Red Harvest is an excellent detective novel, one of many Dashiell Hammett wrote in the genre. It’s a complicated, intriguing story, and the book at times reads like a screenplay for a great film noir. The dialogue is so clever, and so sharp you can’t just read it normally. I had to picture Humphrey Bogart puffing a cigarette, or sipping a scotch while delivering the lines. Hammett creates an entire corrupt, mysterious, world and pulls you into the smoky noir setting of the crooks and cops in Red Harvest’s Personville.
Hammett uses the narrative framing device of a Continental Op traveling to Personville (pronounced “Poisonville” by anyone who knows it), summoned by the last honest man, Donald Willsson, who is murdered before they ever get to meet. While investigating the murder, the Op encounters Willsson’s father Elihu, who strikes a deal with him to clean up Personville. Elihu tries to call it off, but the Op has his heart set on punishing the guilty, and cleaning the streets, even if he has to take on the entire town.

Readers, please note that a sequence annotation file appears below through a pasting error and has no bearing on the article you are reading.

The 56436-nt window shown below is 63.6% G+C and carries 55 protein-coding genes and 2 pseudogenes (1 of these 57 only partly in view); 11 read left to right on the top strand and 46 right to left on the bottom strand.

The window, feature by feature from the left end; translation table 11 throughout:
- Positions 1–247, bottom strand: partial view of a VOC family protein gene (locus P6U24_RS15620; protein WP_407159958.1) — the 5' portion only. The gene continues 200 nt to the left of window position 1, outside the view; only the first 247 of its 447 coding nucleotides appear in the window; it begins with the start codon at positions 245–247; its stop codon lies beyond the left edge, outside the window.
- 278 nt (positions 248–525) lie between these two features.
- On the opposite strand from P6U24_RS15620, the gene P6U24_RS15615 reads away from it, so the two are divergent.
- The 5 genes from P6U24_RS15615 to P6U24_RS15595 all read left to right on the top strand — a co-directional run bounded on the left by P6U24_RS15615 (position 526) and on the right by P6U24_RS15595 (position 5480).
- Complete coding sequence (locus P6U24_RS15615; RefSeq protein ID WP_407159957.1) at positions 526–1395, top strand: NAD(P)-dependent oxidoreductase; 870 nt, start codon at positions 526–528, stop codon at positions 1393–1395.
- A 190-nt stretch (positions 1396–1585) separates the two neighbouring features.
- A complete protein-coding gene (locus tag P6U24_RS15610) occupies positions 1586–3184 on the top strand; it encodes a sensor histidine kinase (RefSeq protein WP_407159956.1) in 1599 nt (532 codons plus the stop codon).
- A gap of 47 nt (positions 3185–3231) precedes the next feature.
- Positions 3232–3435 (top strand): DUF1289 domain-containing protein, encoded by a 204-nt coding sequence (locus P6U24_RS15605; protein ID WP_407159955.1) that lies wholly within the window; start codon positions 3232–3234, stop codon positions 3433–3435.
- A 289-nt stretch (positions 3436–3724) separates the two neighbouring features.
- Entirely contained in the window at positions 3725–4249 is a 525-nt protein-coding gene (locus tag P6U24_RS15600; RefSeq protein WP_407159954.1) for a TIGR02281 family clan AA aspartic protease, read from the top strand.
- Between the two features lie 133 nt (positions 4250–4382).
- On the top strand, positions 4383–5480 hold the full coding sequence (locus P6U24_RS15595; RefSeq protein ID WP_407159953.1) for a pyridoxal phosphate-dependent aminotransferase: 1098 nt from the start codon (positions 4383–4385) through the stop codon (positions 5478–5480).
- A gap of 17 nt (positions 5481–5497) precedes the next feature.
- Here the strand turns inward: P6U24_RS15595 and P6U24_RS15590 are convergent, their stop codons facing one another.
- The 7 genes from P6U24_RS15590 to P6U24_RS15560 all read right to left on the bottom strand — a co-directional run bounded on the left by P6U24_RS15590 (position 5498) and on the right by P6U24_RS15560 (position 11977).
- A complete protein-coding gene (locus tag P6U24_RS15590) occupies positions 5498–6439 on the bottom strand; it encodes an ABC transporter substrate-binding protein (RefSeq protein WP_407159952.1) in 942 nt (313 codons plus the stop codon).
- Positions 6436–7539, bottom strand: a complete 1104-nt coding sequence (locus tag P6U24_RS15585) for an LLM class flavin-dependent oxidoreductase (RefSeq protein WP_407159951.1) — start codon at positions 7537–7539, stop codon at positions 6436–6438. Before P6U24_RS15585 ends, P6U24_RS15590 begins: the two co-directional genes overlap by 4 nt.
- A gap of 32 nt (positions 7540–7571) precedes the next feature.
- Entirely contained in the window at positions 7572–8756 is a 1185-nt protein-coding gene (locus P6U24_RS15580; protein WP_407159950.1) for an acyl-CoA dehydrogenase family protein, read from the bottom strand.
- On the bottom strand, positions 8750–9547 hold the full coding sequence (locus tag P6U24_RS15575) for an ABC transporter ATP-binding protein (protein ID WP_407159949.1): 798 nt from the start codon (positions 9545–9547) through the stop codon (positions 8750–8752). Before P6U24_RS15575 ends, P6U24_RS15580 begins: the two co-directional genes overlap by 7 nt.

Throughout the story he encounters many colorful characters: the mysterious Max “Whisper” Thaler, the shameless Dinah Brand, the corrupt police chief Noonan, and many more. The Op works with, and against, these people trying to rid the city of crime. The prose and dialogue are sharp and strong, and the story is gloriously bloody, boasting a body count in the high teens. The Coen brothers film Blood Simple is even named after a line in the book in which the Op complains that the corruption and endless murder in this town is turning him “blood-simple”. There are twists and turns and murders all along the way as he tries to execute his elaborate plan to clean up Personville.
To reveal more of the plot would diminish the joy and suspense of actually reading the book, but rest assured it is worth your time. This is a classic story, an exploration of corruption in America, a superb novel, and just a damn fun crime story.